Court name
Court of Appeal
Case number
C of A (CIV) 23 of 2021

Phaila v Director of Public Prosecutions (C of A (CIV) 23 of 2021) [2021] LSCA 34 (12 November 2021);

Law report citations
Media neutral citation
[2021] LSCA 34
Mosito P
Musonda AJA
Damaseb AJA
Van der Westhuizen AJA
Chinhengo AJA




                                                   C OF A (CIV) 23/2021

                                                                                                                                                        CC/NO 24/2018

In the matter between-


SEFIRI PHAILA                                                                                                 APPELLANT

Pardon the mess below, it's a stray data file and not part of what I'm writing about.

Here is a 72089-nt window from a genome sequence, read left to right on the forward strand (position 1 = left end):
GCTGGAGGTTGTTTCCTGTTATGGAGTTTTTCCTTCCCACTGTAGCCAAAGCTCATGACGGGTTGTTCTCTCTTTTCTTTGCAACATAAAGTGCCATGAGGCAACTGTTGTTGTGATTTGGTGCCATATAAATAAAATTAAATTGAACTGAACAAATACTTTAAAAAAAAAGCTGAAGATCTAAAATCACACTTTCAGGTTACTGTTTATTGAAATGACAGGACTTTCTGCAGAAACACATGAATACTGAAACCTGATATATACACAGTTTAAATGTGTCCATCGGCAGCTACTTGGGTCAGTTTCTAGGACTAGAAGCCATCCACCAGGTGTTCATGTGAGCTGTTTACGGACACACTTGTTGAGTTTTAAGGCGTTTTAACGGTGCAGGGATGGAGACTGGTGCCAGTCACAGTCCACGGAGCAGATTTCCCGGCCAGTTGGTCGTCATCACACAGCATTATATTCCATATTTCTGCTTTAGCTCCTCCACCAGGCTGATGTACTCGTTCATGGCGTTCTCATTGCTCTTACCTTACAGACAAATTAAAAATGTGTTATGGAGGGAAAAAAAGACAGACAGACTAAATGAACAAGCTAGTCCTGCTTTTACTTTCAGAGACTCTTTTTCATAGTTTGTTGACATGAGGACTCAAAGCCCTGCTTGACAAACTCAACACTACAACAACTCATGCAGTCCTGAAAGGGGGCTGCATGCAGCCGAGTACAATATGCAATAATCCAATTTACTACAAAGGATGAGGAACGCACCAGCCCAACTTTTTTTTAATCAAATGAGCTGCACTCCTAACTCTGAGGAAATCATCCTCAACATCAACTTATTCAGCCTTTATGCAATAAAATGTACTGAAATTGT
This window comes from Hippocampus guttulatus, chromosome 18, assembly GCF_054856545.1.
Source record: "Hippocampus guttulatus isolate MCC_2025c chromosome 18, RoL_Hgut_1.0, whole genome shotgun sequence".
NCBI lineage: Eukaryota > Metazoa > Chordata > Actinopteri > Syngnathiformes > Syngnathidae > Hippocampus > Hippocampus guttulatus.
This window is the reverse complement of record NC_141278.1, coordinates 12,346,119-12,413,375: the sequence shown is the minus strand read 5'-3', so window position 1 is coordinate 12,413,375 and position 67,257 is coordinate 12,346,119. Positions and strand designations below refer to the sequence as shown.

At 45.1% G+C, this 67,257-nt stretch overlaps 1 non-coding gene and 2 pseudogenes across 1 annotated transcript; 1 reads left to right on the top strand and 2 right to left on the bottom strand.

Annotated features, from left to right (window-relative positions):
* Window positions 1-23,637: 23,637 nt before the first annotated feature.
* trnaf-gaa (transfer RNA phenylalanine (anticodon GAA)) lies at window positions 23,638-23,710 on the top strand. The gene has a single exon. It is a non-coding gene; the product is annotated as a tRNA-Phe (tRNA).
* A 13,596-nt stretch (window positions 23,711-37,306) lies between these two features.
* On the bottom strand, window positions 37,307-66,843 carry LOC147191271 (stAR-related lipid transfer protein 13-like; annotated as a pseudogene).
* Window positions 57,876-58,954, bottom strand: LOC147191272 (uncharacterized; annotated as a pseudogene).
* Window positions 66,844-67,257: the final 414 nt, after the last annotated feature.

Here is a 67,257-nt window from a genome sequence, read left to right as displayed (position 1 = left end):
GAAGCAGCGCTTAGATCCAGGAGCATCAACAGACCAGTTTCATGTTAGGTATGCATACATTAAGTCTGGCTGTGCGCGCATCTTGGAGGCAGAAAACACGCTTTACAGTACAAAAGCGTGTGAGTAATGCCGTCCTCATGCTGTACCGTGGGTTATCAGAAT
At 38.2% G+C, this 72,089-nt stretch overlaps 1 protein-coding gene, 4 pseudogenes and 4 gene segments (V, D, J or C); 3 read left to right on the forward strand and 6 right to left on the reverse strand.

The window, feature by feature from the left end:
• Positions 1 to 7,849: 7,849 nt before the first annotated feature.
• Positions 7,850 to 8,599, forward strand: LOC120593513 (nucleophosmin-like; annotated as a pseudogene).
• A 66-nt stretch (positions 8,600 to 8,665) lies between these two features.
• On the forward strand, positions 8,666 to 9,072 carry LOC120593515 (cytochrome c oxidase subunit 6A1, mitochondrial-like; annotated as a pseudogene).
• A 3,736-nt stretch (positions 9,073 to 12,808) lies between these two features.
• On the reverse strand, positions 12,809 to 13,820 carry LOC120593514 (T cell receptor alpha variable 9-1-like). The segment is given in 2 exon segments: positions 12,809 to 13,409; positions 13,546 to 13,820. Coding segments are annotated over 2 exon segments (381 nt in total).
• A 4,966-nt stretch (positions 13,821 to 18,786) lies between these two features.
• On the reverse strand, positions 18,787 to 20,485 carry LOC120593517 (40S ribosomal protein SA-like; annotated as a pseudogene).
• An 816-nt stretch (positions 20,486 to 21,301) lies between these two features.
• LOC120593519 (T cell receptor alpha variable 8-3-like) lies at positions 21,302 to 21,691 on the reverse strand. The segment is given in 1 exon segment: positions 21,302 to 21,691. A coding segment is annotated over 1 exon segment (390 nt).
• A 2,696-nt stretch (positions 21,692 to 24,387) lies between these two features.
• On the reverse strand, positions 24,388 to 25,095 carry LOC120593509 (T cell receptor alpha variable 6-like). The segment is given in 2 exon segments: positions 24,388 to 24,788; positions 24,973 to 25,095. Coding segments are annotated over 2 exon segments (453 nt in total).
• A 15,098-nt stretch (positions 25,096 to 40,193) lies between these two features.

DIRECTOR OF PUBLIC PROSECUTIONS                                                            1st RESPONDENT

HER WORSHIP PALESA RANTARA                                                                    2nd RESPONDENT


STANDARD LESOTHO BANK                                                                               4th RESPONDENT

MINISTER OF LOCAL GOVERNMENT                                                                5th RESPONDENT

 ATTORNRY GENERAL                                                                                          6th RESPONDENT


CORAM:             KE MOSITO, P

                           PT DAMASEB, AJA

                           P MUSONDA, AJA

                           M CHINHENGO, AJA

                           J VAN DER WESTHUIZEN, AJA


HEARD:           18 OCTOBER 2021